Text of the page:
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Shabby reshuffling

By Clarence Rambharat

The Prime Minister’s statement on the Cabinet reshuffle lists “Trying to create a sense of national pride”, among her Government’s 17 achievements in office. In these desperate political times, a speechwriter was paid to write that nonsense. That speechwriter was also paid to glorify a shabby time in Government, and mask the reality that even the PM cannot figure out what she is doing. Two weeks ago crime was her priority. One week ago it was proportional representation in the selection of local government aldermen. Now, it’s her Government’s “lift-off”, after 40 months in power, with many speeches and little achievement. 

In her statements, the PM does not even understand the Bill her government has laid in the House. And, the Government’s policy documents on local government reform fail to mention this idea of proportional representation. With the crime and election pressure mounting, the “alderman” Bill presents the usual pre-election distraction. 

In her August 2013 statement on local government reform the PM says, “The time has come to have the aldermen elected by the population and not selected by the councillors after an election.” But, this is a misconceived representation of the Bill laid in the House. With the Bill, the political parties will continue to choose their aldermen from the published slate based on the number allotted to them by the EBC after the election. Voters will vote for a candidate in an electoral district. That candidate’s party will publish a list of potential aldermen. And that candidate’s party, if called upon by the EBC, will identify its aldermen from that list. The voter has no direct choice in an alderman and therefore remains outside the selection process. This is election by far-fetched proxy or guesswork. 

In any event, proportional representation was not until now among the Government “priorities” for local government reform and the Government’s only plan for aldermen was the introduction of a requirement for three aldermen in each municipal body to represent the interests of youth, women, and children. In the lead-up to another election, this proportional representation Bill is yet another distraction by the Partnership in the face of growing problems within its ranks and in its dealings with the public. 

Before the PM considered this non-issue, she should have paid attention to the Cabinet Note sent to her by the EBC 22 months ago. One week before the January 21 THA elections I wrote that, “It would be interesting to see whether at the end of this election, the EBC commissioners would dare to step out of the box in their usual post-election report”. And, in March 2013 I wrote that, “The EBC has been amazingly silent on the troubling issues of election campaign financing and the State’s wild use of public funds for election campaigning”. 

The EBC says in its February 2013 report on the THA elections that given the paltry sums allowable for elections expenses, it is reasonable to conclude that sources of funding beyond the financial resources of candidates and political parties were available. It then points to its Note to Cabinet sent in November 2011, more than a year before those THA elections, in which it recommended that action be taken to introduce legislation to deal, “not only with political-party financing and political-campaign financing, but also with the registration of political parties”.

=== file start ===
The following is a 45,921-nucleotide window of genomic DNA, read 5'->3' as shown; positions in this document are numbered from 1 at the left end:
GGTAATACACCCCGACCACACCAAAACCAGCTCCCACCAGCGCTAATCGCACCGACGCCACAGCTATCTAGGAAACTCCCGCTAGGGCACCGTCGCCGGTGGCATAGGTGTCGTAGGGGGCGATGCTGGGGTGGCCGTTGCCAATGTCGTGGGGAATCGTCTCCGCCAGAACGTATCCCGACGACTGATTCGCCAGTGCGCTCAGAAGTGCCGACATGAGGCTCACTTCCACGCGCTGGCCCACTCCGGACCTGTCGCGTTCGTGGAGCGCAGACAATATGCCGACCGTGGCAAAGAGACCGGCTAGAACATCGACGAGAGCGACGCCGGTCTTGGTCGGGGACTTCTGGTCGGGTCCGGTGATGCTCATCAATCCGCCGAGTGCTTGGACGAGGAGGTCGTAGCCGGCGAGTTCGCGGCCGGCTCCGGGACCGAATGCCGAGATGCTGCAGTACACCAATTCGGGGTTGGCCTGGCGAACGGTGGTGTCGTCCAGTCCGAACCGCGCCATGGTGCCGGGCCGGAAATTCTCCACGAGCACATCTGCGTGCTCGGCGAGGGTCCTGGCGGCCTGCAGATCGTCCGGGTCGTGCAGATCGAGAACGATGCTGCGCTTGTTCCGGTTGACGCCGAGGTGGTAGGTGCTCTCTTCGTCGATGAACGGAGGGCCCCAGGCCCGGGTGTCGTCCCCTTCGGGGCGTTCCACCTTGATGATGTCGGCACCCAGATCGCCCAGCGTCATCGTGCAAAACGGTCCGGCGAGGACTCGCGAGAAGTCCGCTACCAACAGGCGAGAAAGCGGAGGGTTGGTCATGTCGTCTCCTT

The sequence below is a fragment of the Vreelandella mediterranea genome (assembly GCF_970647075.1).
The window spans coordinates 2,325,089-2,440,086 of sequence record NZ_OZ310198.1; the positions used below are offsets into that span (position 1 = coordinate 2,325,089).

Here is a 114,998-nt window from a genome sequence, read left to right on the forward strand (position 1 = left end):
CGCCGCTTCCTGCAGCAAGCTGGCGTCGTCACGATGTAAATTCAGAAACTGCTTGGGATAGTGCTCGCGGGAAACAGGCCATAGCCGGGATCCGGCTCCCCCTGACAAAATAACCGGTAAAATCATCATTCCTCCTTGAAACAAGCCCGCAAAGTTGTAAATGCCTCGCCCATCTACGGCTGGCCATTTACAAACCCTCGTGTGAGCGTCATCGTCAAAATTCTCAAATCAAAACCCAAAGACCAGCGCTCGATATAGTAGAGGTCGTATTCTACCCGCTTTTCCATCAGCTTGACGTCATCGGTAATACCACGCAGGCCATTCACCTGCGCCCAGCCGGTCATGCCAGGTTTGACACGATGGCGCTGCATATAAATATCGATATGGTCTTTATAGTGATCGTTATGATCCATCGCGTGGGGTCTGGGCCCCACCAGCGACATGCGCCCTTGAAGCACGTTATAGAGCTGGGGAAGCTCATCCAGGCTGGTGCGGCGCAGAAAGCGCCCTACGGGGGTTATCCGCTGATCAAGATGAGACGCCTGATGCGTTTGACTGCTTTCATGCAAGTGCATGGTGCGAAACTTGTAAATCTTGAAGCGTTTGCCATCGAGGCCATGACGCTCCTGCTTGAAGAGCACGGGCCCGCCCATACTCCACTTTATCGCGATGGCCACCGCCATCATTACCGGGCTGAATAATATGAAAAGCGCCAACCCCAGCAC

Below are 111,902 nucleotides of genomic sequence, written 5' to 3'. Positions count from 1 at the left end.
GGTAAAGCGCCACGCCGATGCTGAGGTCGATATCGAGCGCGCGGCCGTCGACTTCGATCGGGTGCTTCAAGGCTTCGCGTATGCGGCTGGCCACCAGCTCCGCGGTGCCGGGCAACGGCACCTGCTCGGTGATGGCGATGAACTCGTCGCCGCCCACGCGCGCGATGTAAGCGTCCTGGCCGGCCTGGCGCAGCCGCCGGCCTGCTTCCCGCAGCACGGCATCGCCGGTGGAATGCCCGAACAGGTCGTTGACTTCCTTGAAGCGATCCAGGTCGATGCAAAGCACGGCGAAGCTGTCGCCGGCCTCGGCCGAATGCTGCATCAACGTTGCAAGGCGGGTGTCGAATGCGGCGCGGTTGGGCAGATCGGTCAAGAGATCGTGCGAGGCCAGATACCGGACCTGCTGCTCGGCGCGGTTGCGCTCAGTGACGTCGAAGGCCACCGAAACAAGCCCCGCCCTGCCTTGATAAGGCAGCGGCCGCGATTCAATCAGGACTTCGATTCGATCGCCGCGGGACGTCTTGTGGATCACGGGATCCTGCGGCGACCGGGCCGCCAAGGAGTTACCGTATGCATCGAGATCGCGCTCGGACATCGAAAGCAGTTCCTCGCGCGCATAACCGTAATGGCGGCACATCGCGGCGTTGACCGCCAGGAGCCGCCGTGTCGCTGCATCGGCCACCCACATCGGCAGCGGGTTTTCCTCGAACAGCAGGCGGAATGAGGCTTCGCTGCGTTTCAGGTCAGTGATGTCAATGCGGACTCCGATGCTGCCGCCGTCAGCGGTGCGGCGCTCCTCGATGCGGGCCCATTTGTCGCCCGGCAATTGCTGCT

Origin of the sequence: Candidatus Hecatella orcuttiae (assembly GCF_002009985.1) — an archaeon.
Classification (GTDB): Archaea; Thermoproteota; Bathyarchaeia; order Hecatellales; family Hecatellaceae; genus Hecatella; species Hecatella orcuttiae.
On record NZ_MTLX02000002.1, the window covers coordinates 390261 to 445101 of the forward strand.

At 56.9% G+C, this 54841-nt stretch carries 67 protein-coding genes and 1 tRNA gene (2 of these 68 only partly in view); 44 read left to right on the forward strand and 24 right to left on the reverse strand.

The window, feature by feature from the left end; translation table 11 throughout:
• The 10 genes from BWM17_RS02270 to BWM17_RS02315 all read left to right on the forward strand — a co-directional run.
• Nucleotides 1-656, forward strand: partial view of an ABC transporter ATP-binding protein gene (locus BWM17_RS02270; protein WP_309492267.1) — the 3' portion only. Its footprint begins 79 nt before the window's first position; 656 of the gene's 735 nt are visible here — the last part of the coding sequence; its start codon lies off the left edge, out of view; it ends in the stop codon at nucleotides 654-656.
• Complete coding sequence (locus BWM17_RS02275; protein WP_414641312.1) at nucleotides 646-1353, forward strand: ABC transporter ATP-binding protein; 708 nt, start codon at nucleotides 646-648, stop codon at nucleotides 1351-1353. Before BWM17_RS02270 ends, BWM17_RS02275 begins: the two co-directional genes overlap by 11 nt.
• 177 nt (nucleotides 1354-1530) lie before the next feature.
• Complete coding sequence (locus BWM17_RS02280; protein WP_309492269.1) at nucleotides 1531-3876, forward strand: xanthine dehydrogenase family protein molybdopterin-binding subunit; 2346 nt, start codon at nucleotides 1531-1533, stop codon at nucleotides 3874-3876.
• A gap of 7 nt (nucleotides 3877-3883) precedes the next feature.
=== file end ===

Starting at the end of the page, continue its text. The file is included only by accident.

In that February 2013 report, the EBC says it had no response from the Government, which is unsurprising given that changing the way aldermen are elected and up-sizing the Cabinet are more important issues for the Government than removing corrupt election and political-party funding. 

In any event, with murders continuing without respite, who really cares about aldermen? Only a handful of people can tell you how many aldermen are in the City of Port of Spain, but everybody can tell you that even the fridge in the mortuary has given up on the body count. The stench is not only because the refrigeration broke down but because, like everyone and everything else, the appliance can’t make it further. If crime falls in the gardens of national security and justice, the PM’s “timely” reshuffle has made sure the ministers responsible for those two portfolios are too “new” to be held accountable during the upcoming budget debate and the local government elections to follow. 

But, this “new” Minister of National Security is not entirely new. Minister Griffith and the PM are fixtures on the National Security Council. He was there for Reshmi Ramnarine’s short-lived appointment. He was there for the ill-fated State of Emergency. He was there for the so-called assassination plan. And he was on the National Security Council for every one of the 800 or more murders since the Partnership took power. 

What can Minister Griffith do that he could not do as National Security Adviser? As National Security Adviser, he was freed of the politics, Cabinet and parliamentary responsibilities, the long debates, and the full glare of the media. Now he has all those things to add to his lack of ministerial experience, and an unmistakable lack of love from the public. What will he do?

Maybe even the PM has surrendered to crime. In her Cabinet reshuffle on September 5, gender issues got two ministers, national diversity got two, and national security got Minister Griffith alone. 

And, between the PM and her speechwriter, the 17 achievements of the Partnership included fashion, flooding, and food cards, but not one achievement remotely connected to fighting crime. Seriously?


v Clarence Rambharat is a lawyer and a university lecturer  

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